With the inclusion of funding for Early Head Start-Child Care Partnerships in the most recent omnibus spending bill, many folks are wondering what they are, who can participate and what will be required of applicants. The Administration has taken quick action by launching a new website just last week to ensure that those who are curious and ready to get started can get the information that they need. The website will continue to be updated as more information becomes available. It currently explains what the partnerships will provide, who is eligible to participate, and how the funds will be awarded.
The Administration for Children and Families (ACF) will be issuing a funding opportunity announcement (FOA) to provide instructions and criteria to those interested in applying for an EHS-CC partnership grant. CLASP submitted a set of recommendations to ACF based on the following goals to ensure that the partnerships meet the needs of low-income, vulnerable families:
- Reach the Greatest Number of High-Needs Infants and Toddlers with Comprehensive Services. Early Head Start is designed to provide comprehensive early childhood education services to poor infants and toddlers. EHS-CC partnerships should reach the greatest number of vulnerable children, especially those who may be particularly underserved due to language barriers or immigrant status.
- Expand Full-day, Full-year Services for Working Families. Parents need child care to go to work and support their families. Partnership funds should reach children in child care settings in order to improve access to quality care for those who need full-day and full-year child care.
- Support Continuity of Care. EHS provides more continuity than child care subsidies because children who are eligible for EHS can remain in the program regardless of changes in parental income or work status. Continuity of care is extremely important for young children’s development and should be a standard practice for both EHS and child care programs participating in the partnerships; children should remain eligible for partnerships until age 4, regardless of changes in household circumstance and as long as they stay with the same provider.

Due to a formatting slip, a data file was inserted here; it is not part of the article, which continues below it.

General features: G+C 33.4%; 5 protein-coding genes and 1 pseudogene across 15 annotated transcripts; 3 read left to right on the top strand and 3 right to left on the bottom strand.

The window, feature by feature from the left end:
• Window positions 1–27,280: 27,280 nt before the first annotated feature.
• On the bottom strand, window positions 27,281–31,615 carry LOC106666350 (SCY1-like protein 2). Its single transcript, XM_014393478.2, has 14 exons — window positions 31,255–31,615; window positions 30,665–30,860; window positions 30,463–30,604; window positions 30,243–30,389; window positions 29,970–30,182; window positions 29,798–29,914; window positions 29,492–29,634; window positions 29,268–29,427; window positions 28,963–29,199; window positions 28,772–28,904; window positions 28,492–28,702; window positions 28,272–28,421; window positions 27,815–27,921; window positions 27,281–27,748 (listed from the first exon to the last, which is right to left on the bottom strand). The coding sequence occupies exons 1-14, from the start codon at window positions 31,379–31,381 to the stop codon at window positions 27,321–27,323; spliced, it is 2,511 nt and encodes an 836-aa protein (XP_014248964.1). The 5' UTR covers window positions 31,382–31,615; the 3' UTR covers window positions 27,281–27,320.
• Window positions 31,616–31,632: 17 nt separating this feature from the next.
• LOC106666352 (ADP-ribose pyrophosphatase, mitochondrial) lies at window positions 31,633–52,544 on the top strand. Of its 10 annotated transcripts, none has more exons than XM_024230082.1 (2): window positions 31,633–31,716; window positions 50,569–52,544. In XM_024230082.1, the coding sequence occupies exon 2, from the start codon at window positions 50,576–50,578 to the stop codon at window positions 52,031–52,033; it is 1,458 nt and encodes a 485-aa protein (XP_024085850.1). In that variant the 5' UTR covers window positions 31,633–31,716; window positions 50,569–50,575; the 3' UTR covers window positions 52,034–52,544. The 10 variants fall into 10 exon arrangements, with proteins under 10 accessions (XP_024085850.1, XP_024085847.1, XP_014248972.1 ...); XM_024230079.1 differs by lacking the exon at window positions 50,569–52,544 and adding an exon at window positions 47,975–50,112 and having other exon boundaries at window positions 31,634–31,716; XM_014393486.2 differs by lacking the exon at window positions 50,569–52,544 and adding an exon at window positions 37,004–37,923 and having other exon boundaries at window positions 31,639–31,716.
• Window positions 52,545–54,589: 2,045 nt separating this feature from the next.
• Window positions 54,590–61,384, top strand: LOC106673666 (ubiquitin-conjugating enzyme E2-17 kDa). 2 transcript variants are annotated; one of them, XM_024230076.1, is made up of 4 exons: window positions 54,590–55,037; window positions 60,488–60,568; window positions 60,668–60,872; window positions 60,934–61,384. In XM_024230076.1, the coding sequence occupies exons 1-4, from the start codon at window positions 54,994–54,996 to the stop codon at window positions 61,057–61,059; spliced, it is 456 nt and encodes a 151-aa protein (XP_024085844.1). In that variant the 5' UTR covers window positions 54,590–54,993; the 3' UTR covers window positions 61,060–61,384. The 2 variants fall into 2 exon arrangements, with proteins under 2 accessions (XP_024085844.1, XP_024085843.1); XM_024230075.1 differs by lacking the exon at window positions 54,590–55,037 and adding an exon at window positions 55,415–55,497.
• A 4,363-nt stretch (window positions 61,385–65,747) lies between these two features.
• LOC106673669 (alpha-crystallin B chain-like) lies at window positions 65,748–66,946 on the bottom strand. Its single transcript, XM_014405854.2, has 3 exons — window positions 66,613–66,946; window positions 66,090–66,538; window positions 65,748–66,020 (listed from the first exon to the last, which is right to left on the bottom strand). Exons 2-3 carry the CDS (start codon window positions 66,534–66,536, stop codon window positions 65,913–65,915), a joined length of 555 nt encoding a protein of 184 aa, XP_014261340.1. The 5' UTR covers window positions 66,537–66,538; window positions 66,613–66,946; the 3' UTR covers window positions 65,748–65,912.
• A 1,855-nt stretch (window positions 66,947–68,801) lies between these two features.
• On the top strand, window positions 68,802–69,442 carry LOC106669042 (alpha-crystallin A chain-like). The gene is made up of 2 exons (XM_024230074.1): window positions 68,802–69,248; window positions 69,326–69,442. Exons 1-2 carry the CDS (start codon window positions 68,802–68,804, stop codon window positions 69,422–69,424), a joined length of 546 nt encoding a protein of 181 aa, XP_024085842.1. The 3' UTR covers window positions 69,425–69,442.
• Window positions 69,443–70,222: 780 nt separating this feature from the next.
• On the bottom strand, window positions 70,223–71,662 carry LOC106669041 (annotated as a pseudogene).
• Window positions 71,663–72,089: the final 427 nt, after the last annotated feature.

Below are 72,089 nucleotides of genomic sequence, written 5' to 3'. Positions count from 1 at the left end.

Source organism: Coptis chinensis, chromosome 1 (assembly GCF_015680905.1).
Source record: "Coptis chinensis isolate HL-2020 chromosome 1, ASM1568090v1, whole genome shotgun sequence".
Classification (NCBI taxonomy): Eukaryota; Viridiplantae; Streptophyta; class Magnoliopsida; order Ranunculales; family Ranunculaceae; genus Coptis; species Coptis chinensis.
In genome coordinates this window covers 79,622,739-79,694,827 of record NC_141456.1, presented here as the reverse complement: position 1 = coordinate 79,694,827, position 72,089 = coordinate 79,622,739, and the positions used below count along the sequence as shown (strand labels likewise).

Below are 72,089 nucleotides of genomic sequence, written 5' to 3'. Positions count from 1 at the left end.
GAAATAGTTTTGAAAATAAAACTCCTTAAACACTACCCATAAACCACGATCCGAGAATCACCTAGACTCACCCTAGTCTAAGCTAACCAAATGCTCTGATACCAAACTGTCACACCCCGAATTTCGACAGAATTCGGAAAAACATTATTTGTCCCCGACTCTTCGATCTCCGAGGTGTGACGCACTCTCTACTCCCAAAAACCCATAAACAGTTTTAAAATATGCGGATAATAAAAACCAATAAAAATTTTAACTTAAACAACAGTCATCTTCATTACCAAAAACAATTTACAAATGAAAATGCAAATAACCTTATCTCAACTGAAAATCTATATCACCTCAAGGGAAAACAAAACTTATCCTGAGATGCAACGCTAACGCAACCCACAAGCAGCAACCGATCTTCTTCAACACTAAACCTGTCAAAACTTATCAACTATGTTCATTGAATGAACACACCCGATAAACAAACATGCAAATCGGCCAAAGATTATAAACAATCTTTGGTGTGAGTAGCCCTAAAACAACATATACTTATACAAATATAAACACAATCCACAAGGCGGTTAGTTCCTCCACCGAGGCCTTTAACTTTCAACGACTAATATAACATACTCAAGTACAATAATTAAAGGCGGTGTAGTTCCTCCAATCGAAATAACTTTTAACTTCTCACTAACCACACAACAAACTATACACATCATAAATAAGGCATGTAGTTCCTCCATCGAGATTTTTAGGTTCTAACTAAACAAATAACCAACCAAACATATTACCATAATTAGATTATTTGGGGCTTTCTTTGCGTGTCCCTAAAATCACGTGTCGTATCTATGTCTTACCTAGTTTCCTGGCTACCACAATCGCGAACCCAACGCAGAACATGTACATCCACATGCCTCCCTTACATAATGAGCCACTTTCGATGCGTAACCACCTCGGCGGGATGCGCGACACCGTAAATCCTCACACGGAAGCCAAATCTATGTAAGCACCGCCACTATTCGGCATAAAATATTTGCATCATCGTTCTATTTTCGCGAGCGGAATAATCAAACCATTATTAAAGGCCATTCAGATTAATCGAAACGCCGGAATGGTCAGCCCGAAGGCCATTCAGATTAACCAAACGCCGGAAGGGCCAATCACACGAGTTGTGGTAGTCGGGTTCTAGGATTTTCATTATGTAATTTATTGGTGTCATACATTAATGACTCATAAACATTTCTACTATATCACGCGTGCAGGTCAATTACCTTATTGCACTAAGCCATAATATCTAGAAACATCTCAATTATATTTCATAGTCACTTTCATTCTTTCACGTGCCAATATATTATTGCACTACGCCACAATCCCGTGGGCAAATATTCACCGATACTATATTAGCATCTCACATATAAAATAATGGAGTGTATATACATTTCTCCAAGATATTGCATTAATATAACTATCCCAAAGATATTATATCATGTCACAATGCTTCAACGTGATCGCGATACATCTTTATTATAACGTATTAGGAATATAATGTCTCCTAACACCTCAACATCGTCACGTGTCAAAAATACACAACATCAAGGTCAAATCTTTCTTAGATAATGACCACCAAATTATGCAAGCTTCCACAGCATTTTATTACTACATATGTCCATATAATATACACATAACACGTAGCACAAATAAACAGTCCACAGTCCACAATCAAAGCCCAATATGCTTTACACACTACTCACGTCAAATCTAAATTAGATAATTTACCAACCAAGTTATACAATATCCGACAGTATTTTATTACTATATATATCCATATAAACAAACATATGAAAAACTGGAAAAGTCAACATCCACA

- Improve the Skills and Compensation of the Child Care Workforce. Most states do not fund child care subsidies at the level needed to support child care providers in meeting high-quality standards. Partnerships provide an important opportunity to offer increased monetary and non-monetary resources for child care providers serving low-income children and should include increased compensation for caregivers and access to education, training and professional development.
- Implement Well-Planned Partnerships. It is critical that in an effort to reach as many children as possible in a short amount of time that the importance of planning and thoughtful execution is not overlooked. The first year of partnerships should allow for start-up time and resources to bring partners together to fully plan a successful model.
The EHS-CC partnerships provide an unprecedented opportunity to expand high-quality child care for low-income infants and toddlers. By designing the partnerships and the FOA with the above goals in mind, we can ensure that more vulnerable children and families receive high-quality early education and comprehensive services to help them grow and thrive.
Jan 23, 2014 | PERMALINK »
What are Early Head Start-Child Care Partnerships?